Winner: Bradesco BBI
In a difficult market environment, infrastructure developers have faced challenges in financing
or refinancing their projects. In the case of Brazil, a robust bank sector has by and large helped
them find solutions to their funding needs.
Bradesco BBI, which wins the award for Infrastructure Bank of the Year – Brazil, stood out in
the field of contenders for being involved in some of the most important deals to come out of
the Brazilian infrastructure market over the past year.
The São Paulo-headquartered bank was poised to assist when large amounts of capital were
required to fund the winners of the mammoth Cedae sanitation auction in Rio de Janeiro. The
concessions were granted in the first half of 2021, but the financing was structured in the
second half of the year in a more difficult market. The auction of four lots involved R$35
billion in capex and R$25 billion in concession fees.
Bradesco BBI advised Iguá Saneamento, which won the lot number two, which demanded the
payment of R$7.2 billion in fees. The bank cut Iguá a pre-auction R$4 billion check and
coordinated and led a R$877 million debentures issuance as part of the financial structure. It
had previously advised Iguá when it sold a 45% capital stake for the Canada Pension Plan
Investment Board, CPPIB, for R$1.178bn.
Bradesco also worked with Aegea, which won two of the Cedae lots, in the issuance of R$7.8
billion in short term debentures that allowed the company to meet the initial financial demands
of the concessions.
“Sanitation was an important factor for the whole infrastructure market in the past year,” says
Fernando Guimarães, head of project finance at Bradesco BBI. “Volumes are large in sanitation
and there is still much to do in that sector.”
But sanitation was not the only game in town. Bradesco BBI also worked in the financing or
refinancing of road concessions such as the R$545 million infrastructure debentures issued by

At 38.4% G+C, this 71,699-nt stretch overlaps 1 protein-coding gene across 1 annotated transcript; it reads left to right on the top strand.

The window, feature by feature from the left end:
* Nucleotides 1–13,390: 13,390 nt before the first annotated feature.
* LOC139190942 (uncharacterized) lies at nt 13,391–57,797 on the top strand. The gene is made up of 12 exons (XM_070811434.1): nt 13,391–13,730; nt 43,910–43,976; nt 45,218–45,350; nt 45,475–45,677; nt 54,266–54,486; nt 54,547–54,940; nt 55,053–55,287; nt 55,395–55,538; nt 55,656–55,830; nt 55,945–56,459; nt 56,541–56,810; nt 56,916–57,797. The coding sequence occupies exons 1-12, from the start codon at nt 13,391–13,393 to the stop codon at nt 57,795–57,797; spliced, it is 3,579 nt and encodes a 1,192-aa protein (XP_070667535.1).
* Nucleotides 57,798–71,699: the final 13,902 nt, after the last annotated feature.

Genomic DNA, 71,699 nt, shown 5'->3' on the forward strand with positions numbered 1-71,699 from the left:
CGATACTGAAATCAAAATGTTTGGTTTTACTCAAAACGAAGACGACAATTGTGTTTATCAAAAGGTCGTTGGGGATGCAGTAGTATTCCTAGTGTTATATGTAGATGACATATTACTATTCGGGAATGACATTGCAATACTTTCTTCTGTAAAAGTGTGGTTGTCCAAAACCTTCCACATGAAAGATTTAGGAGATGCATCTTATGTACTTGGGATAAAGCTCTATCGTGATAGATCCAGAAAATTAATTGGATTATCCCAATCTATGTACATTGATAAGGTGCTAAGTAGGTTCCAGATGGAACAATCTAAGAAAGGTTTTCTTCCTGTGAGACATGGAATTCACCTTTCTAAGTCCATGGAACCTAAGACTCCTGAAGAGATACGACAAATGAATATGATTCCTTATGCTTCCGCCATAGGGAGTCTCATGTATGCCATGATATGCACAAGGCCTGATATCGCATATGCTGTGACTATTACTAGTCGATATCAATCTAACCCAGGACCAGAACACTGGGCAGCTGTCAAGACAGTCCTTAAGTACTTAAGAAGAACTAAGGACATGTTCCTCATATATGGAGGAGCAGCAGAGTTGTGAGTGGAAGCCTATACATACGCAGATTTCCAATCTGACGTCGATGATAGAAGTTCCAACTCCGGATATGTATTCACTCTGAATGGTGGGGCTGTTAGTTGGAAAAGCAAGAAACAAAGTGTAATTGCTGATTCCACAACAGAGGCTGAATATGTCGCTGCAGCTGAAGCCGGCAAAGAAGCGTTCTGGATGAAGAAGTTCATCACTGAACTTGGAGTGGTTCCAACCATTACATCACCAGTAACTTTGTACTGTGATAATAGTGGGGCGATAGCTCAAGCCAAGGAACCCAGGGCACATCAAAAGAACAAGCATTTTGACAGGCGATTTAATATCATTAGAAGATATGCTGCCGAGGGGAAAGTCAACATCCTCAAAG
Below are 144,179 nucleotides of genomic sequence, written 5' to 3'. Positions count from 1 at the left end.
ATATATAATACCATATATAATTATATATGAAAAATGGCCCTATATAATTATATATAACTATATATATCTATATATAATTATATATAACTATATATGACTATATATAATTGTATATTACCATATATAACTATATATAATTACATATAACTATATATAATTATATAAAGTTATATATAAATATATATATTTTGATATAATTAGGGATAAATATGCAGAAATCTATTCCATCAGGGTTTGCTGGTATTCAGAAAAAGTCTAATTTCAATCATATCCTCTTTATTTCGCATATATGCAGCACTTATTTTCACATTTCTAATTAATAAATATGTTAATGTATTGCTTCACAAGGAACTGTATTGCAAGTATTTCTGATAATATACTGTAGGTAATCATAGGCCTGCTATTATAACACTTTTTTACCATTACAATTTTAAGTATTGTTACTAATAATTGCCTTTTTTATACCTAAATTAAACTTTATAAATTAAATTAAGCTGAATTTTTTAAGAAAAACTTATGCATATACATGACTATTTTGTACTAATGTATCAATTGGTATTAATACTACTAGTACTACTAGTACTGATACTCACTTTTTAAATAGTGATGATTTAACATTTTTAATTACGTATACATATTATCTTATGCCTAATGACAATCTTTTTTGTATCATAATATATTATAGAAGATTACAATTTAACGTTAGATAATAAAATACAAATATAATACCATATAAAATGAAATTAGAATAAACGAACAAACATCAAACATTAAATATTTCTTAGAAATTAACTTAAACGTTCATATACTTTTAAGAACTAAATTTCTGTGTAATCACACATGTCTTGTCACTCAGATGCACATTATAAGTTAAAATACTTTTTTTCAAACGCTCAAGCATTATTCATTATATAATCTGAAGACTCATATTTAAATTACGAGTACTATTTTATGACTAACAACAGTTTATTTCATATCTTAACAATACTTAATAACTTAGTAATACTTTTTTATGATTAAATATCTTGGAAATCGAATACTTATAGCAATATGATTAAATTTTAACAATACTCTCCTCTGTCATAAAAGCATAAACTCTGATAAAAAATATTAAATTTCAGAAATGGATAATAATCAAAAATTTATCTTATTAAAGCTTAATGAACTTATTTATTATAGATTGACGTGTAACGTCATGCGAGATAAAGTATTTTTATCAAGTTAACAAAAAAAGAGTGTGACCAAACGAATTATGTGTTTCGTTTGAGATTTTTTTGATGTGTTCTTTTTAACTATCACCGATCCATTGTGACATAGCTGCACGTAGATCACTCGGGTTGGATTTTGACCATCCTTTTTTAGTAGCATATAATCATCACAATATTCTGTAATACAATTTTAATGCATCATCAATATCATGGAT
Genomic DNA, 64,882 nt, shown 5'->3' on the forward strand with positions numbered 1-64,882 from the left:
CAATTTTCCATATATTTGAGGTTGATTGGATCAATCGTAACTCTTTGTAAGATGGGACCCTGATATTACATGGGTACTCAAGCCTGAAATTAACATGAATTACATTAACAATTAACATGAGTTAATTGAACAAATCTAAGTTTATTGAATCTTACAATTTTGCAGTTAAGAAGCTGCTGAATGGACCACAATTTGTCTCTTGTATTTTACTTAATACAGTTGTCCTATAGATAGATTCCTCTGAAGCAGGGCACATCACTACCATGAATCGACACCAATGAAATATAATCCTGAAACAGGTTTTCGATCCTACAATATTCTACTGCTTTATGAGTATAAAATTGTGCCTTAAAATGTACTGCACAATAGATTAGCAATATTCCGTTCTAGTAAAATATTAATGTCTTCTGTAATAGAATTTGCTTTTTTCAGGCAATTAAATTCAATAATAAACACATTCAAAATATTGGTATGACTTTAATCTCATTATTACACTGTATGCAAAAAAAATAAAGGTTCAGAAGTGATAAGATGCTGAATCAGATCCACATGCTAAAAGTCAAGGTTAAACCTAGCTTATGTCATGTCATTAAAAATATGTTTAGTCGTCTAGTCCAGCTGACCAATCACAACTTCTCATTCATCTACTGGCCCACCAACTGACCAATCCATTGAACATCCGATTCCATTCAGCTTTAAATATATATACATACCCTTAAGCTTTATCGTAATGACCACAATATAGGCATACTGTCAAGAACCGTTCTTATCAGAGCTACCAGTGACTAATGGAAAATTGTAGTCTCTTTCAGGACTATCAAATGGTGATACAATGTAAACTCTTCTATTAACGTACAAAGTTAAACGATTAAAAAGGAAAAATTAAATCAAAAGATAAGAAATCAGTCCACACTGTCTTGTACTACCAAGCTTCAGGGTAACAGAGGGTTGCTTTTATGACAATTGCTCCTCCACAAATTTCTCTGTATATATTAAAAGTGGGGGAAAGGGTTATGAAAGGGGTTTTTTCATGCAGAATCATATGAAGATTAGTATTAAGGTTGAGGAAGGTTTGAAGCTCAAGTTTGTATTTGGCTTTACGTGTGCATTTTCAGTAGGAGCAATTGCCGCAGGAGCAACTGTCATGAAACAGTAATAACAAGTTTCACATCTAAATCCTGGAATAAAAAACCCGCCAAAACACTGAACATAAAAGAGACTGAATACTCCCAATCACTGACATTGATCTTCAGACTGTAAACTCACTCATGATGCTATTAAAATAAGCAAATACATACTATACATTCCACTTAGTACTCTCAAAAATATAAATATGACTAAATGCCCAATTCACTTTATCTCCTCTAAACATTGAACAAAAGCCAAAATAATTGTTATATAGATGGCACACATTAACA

CCR and the R$2 billion debentures that will enable Arteris to invest in a large road stretch in
the Southern state of Santa Catarina. CCR also issue to hefty debentures to finance new airport
concessions in the cities of Curitiba and Goiânia, totalling R$2.4 billion.
In the energy sector, Bradesco BBI participated in renewables deals worth R$6 billion,
providing financial guarantees, bridge loans or long-term financing. It also coordinated, while
taking completion risks, the issuance of R$1.8 billion by gas company GNA, a transaction
which wins Local Currency Deal of the Year
“The gas sector, as well as renewables, have very important agendas for the energy sector, and
we are supporting it very actively,” he says.
Guimarães expects infrastructure concessions in Brazil to be adapted to a new economic
environment with higher interest rates. This means, for instance, more conservative bids by
companies and better returns offered by the government, while projects that demand the
payment of concession fees will be harder to sell. Despite this, he does not expect the pipeline
for concessions to diminish.
Meanwhile, infrastructure projects will continue to become ever more sustainable, Guimarães
“By definition, projects do not move ahead today unless they have a strong ESG component. If
the numbers in a project are not right, we can help to adjust them. But if the ESG element is
not there, the bank will not get involved,” he says.